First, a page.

LIKE many around the world, Kathy Varadi is inspired by Greta Thunberg.
The sixteen year-old student from Sweden has been a passionate advocate for taking immediate action against climate change.
Her plea for urgent action touched Varadi, halfway across the world.
“If she can do it, everybody should do something,” Varadi says. “If she can do that, I can do this—I can get artists involved.”
That’s how “Anthropocene” was created.
The result of the SCAD Curatorial Incubator Project, “Anthropocene” is a juried show of over 170 pieces that asked artists to reflect on climate change.
The name “Anthropocene” refers to the geological epoch we’ve been in since the Industrial Revolution, which obviously shows the major changes our planet has undergone in the time since.
When Varadi learned of the opportunity, she initially wasn’t interested in curation.
“The email came across, and I didn’t even answer it, I just jumped away from my desk,” laughs Varadi.
But she decided to apply to help round out the submissions, and when she was creating her proposal, she chose climate change as a topic.
“I thought, ‘What topic would be good for my fellow classmates who are in the 20 year-old age group?’” remembers Varadi. “I’ve had an interest in climate change my whole life because I was a biology major and [worked] in medicine. I have a very strong background in science and art, so I started researching and saw there was some interest in science and art. Then I talked to some of my fellow students and they were all over it.”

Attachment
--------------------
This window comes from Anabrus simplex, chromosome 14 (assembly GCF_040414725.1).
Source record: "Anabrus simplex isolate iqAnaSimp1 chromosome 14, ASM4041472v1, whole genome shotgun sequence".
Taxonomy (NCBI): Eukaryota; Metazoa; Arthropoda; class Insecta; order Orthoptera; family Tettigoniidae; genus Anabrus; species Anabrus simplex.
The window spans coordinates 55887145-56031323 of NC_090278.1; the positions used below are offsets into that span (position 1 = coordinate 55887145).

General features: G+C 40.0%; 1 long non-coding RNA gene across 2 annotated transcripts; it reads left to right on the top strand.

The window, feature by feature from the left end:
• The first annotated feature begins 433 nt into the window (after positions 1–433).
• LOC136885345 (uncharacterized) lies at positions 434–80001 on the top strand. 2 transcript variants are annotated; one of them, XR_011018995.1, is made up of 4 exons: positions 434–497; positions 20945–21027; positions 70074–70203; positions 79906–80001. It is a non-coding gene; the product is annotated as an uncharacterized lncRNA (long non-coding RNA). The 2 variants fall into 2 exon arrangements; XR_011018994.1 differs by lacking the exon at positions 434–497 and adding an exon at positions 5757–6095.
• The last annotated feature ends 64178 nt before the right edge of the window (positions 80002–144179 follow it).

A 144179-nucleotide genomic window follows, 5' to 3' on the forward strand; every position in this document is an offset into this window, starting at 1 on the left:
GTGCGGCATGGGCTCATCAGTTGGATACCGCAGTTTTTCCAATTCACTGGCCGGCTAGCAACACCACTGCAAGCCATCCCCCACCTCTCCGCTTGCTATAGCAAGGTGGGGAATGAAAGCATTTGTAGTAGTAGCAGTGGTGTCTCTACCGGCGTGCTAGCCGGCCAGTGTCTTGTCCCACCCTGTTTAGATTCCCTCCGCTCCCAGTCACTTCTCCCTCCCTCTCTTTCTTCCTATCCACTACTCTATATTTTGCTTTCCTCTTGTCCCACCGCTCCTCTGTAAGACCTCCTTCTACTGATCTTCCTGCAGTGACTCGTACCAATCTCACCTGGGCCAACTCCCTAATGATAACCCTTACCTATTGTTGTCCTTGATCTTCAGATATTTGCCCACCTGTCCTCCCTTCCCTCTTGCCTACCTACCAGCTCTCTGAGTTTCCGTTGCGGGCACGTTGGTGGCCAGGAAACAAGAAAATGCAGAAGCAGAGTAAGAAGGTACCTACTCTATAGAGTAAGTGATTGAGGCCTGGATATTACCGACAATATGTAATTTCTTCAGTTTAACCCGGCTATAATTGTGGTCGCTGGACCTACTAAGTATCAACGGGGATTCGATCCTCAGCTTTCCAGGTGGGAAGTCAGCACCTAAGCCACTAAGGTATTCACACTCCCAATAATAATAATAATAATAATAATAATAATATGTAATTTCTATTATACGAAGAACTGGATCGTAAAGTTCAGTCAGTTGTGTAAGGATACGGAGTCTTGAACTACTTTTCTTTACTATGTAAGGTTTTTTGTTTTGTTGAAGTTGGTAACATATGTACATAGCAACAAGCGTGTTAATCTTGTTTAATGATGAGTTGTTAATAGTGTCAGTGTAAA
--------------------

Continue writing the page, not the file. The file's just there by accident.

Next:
As evidenced by the number of submissions—over 200—the call for entries for “Anthropocene” really resonated with Varadi’s SCAD classmates.
“It’s just taken on a life of its own,” says Varadi. “We have [students from] painting, printing, photo, architecture, fibers, animation, illustration, furniture, and there’s more. The diversity is there. We have undergrad, grad, faculty, and staff who submitted too.”
Varadi herself has a unique background: she worked as a physician in Texas for 25 years before retiring to Savannah.
“Dad always said to do something, so I was sketching and my girlfriend Kim said, ‘I didn’t know you could sketch. You should go to SCAD,’” remembers Varadi. “So I said, why not?”
Varadi received her BFA in painting last June and loved attending SCAD so much she couldn’t leave. The community she found here is important in so many ways.
“The reason I did this was because, like Greta says, you think of climate change and think, ‘Oh, this problem is big,’” explains Varadi. “But you have to approach it bit by bit. When you talk to people, everybody’s got an idea. You can’t just have one answer—there are a whole bunch. It’s a collaborative. And all those people making money off fossil fuels—how do we go up against that big business? If the whole tide turns, if gazillions of people say no... If everybody says no to straws, why would you make them?”
Varadi designed the exhibition to reflect the way we can approach the problem of climate change.
“It’s a collaborative exhibit that mirrors how the solution has to be done: bit by bit, all buddies,” says Varadi.
One unique feature of “Anthropocene” is the community element.
“SCAD can’t always reach out to the community, but what I’ve done is I’ve invited my friends who are artists in the community and asked them to come be guest speakers because their work reflects climate change,” says Varadi. “The artists will present their work in guest talks, and when they present their work I’ll honor them by putting their work on the wall.”
One of the artists participating in the exhibition is Lisa Lebofsky, an internationally exhibited artist who draws inspiration from traveling to remote parts of the world. Her piece, “Melting Iceberg,” an oil painting on aluminum, is the poster image for the event.
While there will be some pieces for sale in the show, Varadi assures that the show isn’t about the money.
“Stuff is for sale, but nobody is pushing it,” she says. “If someone wants it, great, but that’s not the point.”